Rainfall shocks are not necessarily a sensitive early indicator of changes in wasting prevalence.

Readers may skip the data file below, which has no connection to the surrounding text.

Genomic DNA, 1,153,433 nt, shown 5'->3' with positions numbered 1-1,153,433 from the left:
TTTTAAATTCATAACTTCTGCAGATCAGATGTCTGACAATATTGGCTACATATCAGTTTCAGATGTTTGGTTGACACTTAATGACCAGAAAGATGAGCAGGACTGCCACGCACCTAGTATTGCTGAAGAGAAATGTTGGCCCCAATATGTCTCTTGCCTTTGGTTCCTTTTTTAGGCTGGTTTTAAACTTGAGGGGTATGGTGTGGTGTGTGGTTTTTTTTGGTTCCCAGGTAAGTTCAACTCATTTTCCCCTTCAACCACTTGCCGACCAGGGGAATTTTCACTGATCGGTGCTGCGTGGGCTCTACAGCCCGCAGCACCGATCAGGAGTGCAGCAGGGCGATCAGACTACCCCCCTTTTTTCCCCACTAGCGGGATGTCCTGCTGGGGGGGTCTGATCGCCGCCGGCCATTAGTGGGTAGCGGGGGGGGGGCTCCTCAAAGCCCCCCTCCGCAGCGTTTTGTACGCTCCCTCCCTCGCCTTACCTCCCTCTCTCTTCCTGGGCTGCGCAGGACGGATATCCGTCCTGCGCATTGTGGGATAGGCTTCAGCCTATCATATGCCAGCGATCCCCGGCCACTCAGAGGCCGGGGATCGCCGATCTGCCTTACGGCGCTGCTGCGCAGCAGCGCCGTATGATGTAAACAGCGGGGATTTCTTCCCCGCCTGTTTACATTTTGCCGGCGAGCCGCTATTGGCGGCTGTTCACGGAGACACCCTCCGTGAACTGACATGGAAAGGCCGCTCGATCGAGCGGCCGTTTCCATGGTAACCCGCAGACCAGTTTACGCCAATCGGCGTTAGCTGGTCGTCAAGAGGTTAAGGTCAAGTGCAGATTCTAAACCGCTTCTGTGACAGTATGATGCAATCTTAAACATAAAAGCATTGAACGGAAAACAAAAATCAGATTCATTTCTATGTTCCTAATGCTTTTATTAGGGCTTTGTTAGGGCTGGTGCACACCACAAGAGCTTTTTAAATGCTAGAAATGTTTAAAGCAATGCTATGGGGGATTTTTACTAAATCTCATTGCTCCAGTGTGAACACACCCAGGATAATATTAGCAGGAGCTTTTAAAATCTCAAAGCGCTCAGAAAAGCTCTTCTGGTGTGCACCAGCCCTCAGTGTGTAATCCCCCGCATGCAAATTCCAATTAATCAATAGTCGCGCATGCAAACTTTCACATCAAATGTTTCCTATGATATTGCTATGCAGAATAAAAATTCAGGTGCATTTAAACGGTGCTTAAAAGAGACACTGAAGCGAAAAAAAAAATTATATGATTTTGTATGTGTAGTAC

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Evidence on the impact of weather shocks on child nutrition focuses on linear growth retardation (stunting) and thus, associates the effect of a short-term measure (weather events) on a cumulative measure (attained height). Relatively little is known on how weather shocks predict increases in wasting in a population. This study explores whether deviation in rainfall in Ethiopia, a drought prone country, is a sensitive indicator of future increases in wasting. Around 12% of children 0-23 months were wasted, but we found no consistent association between the rainfall shock variables and child weight-for-height Z-scores. The results indicate that monitoring rainfall does not provide a practical early warning to use for scaling up financing and management of preventative measures without additional information to increase precision.
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